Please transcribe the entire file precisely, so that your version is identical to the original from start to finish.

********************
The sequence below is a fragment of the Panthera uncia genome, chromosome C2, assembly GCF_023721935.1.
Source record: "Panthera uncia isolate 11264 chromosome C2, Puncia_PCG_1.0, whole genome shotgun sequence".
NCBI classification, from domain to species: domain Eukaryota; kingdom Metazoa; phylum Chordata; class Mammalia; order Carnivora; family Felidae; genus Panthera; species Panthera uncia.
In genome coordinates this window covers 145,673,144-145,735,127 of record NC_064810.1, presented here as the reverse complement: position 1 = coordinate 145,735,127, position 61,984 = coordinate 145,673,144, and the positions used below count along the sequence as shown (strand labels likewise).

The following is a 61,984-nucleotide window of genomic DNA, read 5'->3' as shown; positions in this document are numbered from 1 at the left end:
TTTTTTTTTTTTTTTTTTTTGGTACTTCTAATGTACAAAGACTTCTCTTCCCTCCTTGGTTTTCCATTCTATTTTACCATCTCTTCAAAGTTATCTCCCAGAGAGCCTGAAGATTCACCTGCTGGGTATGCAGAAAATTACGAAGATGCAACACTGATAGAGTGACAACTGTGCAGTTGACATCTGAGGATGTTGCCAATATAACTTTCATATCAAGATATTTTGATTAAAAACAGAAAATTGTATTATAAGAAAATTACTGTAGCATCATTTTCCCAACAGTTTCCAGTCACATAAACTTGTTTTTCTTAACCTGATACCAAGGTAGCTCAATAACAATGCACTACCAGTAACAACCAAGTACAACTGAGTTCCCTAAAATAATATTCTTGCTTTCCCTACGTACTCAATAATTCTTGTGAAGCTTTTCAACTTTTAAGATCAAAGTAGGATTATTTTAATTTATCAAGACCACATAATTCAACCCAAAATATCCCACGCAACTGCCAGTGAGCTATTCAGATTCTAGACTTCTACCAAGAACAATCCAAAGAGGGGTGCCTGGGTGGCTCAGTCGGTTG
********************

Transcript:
The sequence below is a fragment of the Panthera uncia genome, chromosome C2, assembly GCF_023721935.1.
Source record: "Panthera uncia isolate 11264 chromosome C2, Puncia_PCG_1.0, whole genome shotgun sequence".
NCBI classification, from domain to species: domain Eukaryota; kingdom Metazoa; phylum Chordata; class Mammalia; order Carnivora; family Felidae; genus Panthera; species Panthera uncia.
In genome coordinates this window covers 145,673,144-145,735,127 of record NC_064810.1, presented here as the reverse complement: position 1 = coordinate 145,735,127, position 61,984 = coordinate 145,673,144, and the positions used below count along the sequence as shown (strand labels likewise).

The following is a 61,984-nucleotide window of genomic DNA, read 5'->3' as shown; positions in this document are numbered from 1 at the left end:
TTTTTTTTTTTTTTTTTTTTGGTACTTCTAATGTACAAAGACTTCTCTTCCCTCCTTGGTTTTCCATTCTATTTTACCATCTCTTCAAAGTTATCTCCCAGAGAGCCTGAAGATTCACCTGCTGGGTATGCAGAAAATTACGAAGATGCAACACTGATAGAGTGACAACTGTGCAGTTGACATCTGAGGATGTTGCCAATATAACTTTCATATCAAGATATTTTGATTAAAAACAGAAAATTGTATTATAAGAAAATTACTGTAGCATCATTTTCCCAACAGTTTCCAGTCACATAAACTTGTTTTTCTTAACCTGATACCAAGGTAGCTCAATAACAATGCACTACCAGTAACAACCAAGTACAACTGAGTTCCCTAAAATAATATTCTTGCTTTCCCTACGTACTCAATAATTCTTGTGAAGCTTTTCAACTTTTAAGATCAAAGTAGGATTATTTTAATTTATCAAGACCACATAATTCAACCCAAAATATCCCACGCAACTGCCAGTGAGCTATTCAGATTCTAGACTTCTACCAAGAACAATCCAAAGAGGGGTGCCTGGGTGGCTCAGTCGGTTG